Comparison of Old and New Dough Mixing Methods and their Utility in Predicting Bread Quality

J.M.C. Dang* (1) and M.L. Bason (2)

1 Perten Instruments of Australia Pty. Ltd., Macquarie Park NSW 2113, Australia
2 Perten Instruments AB, Hägersten, SE-12609, Sweden
*Corresponding author: jdang@perten.com

Summary of the paper presented at AGSA 2015, 65th Australian Cereal Chemistry Conference, 16-18 September 2015, Crowne Plaza Coogee Beach Hotel, Coogee NSW.

Introduction

The need for relevant and timely flour quality information in modern flour mills and bakeries is an ongoing challenge for instrument producers and users. High-energy commercial dough mixers, now in common use in bread bakeries around the world, provide better process relevance for rapid bread making systems. Traditional techniques to measure dough rheology have many drawbacks - slow tests, poor process relevance, limited sample types, and results that are usually limited to either the mixing or end-use quality of bread flour. Recent methods from Perten Instruments (doughLAB [dL] and micro-doughLAB [mdL]) and Chopin (Mixolab) have addressed some of these concerns. This study compared the recently developed mixing methods and their capabilities in predicting bread quality.

Materials and Methods

Samples and treatments
61 wheat flours with diverse properties were obtained from various Australian flour mills (Allied Mills, Ben Furney Flour Mills, Laucke Flour Mills, Manildra Group, Millers Foods, Tasmanian Flour Mills and Weston Milling). Samples were stored in air tight containers in a cool (18°C) dry environment until analysis.

Sample analyses
The moisture content of each flour was determined by AACCI Method 44-15.02 (AACC International, 2014). Mixing properties were determined on the Mixolab (Chopin Technologies, Villeneuve la Garenne, France), dL and mdL (Perten Instruments Australia, Macquarie Park, Australia). For Mixolab tests, samples (50.00 ± 0.01 g, 14% moisture basis, adjusted for moisture content and to a constant dough mass of 75.00 g) were mixed in duplicate to optimum consistency according to the manufacturer's "Chopin+" protocol (Table 1, AACCI Method 54-60.01). Samples for the dL (300.0 ± 0.01 g) and mdL (4.00 ± 0.01 g) were mixed in duplicate to optimum consistency with the manufacturer's protocols at slow (63 rpm, AACCI Method 54-21.01) and fast (120 rpm, AACCI Method 54-70.01) speeds (Table 1). In addition, samples were tested in duplicate on the mdL using the manufacturer's cooking protocol (Table 1) using optimum water absorption achieved in the mixing tests. Extensograph testing was performed according to AACCI Method 54-10.01, in duplicate, on doughs prepared from the dL. Duplicate volume measurements were determined on duplicate pup loaves (250 g, rapid dough protocol), according to AACCI Method 10-05.01.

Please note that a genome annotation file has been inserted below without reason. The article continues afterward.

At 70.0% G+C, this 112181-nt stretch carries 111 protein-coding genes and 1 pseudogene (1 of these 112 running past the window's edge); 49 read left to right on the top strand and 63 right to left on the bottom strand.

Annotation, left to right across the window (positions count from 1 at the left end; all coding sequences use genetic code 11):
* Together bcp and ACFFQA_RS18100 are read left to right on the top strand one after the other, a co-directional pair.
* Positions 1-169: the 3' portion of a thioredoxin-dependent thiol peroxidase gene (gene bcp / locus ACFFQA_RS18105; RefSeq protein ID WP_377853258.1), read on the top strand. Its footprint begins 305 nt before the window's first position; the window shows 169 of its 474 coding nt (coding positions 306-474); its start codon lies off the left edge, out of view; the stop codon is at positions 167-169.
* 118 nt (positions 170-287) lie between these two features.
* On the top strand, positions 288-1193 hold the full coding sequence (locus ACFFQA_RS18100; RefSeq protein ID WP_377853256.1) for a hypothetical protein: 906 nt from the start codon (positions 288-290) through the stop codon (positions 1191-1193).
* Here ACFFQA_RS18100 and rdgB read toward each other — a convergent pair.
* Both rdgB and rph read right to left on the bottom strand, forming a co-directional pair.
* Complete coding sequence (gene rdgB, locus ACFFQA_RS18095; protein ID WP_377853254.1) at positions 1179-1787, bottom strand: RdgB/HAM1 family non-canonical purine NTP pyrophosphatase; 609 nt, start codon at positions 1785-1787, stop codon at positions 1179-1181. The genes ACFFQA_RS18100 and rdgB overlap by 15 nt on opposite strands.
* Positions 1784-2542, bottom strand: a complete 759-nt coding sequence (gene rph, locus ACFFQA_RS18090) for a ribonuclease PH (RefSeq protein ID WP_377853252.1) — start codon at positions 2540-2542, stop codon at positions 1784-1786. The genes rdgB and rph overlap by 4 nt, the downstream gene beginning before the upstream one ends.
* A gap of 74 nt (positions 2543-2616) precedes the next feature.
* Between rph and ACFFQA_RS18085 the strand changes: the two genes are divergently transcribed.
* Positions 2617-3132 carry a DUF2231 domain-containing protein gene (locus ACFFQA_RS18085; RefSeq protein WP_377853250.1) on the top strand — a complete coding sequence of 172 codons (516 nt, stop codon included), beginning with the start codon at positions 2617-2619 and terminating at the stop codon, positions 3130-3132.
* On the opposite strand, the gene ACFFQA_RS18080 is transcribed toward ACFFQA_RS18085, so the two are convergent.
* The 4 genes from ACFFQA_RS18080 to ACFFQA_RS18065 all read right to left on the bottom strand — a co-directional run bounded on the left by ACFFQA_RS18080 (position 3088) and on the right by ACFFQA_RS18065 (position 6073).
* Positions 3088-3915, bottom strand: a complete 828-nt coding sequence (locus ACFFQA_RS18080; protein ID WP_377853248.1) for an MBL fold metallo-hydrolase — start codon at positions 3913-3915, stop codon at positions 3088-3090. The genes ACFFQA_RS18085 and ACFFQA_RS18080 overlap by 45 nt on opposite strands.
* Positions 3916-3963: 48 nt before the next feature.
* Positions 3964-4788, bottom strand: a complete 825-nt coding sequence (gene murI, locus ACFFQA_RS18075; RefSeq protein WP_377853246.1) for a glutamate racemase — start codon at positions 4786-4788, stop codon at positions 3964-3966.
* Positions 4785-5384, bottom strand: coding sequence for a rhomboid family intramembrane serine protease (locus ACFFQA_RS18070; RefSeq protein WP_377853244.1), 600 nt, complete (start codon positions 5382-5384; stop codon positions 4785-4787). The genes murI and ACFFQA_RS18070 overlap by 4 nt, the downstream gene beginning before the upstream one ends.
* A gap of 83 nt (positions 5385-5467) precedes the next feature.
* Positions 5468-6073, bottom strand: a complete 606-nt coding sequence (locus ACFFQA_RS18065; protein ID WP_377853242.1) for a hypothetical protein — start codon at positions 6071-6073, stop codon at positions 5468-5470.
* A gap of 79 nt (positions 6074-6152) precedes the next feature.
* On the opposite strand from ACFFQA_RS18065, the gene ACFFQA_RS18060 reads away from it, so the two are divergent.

Statistical analyses
Mixing properties were determined from the Mixolab, dL and mdL mixing curves as defined in Figure 1, and compared to Extensograph and baking data by univariate (UVA) and multivariate (MVA) analyses. Univariate comparisons of mixing properties between methods were performed by regression analyses (Minitab ver. 13) on all samples (n = 61). Method precision was evaluated from one-way analysis of variance of data as the root mean square of the error term (RMS) and the coefficient of variation (CV). Torque/time spectra at one-second intervals from the dL and mdL were exported from the dL for Windows (DLW) software (v. 1.4, Perten Instruments, Macquarie Park, Australia) in ASCII format into the Unscrambler software (v. 10.3, CAMO ASA, Oslo, Norway) for MVA against Mixolab, Extensograph and baking reference data. All samples (61) were used to generate partial least squares (PLS) regression calibration models between the reference values and dL/mdL analysis parameters for data regions between 20-600 s. Statistics calculated for each data region included the root mean square error of cross-validation (RMSECV) and the coefficient of determination (R2).

Table 1:
Dough mixing configurations1


1Chopin+, slow mix and fast mix configurations according to AACCI methods 54-60.01, 54-21.01 and 54-70.01 respectively. Sample weights were corrected to 14% moisture basis. End = end of test.


Figure 1: Commonly measured parameters from the Mixolab (A), dL/mdL standard mixing (B), and mdL cooking curves (C).

In Figure 1, C, T and T°C are torque, time and temperature values, respectively, at the five stages of the Mixolab curve: C1-dough development, C2-protein weakening, C3-starch gelatinization, C4-gel stability and amylase activity, and C5-starch retrogradation. dL/mdL mixing parameters include peak torque, dough development time (DDT), stability, softening at 5 min (120 rpm) or 12 min (63 rpm) after peak and accumulated energy at peak torque (Wh/kg). Water absorption (WA) is derived from the peak torque and amount of water added during the test. mdL cooking parameters (similar to those of the Mixolab) include Peak1, Hold1, Peak2, Hold2, Final torques and associated times at the five stages of the mdL cooking curve.

Results and Discussion

Mixing Methods
The faster dL and mdL methods (120 rpm) had better precision, with lower coefficients of variation (CV), than the Mixolab and slower (63 rpm) dL methods (Table 2). The high CV for C1 time (dough development time) in the Mixolab method was probably due to the inconsistency of the software in differentiating hydration (generally first) and true mixing (generally second) peaks in duplicate analyses, in cases where two peaks were observed.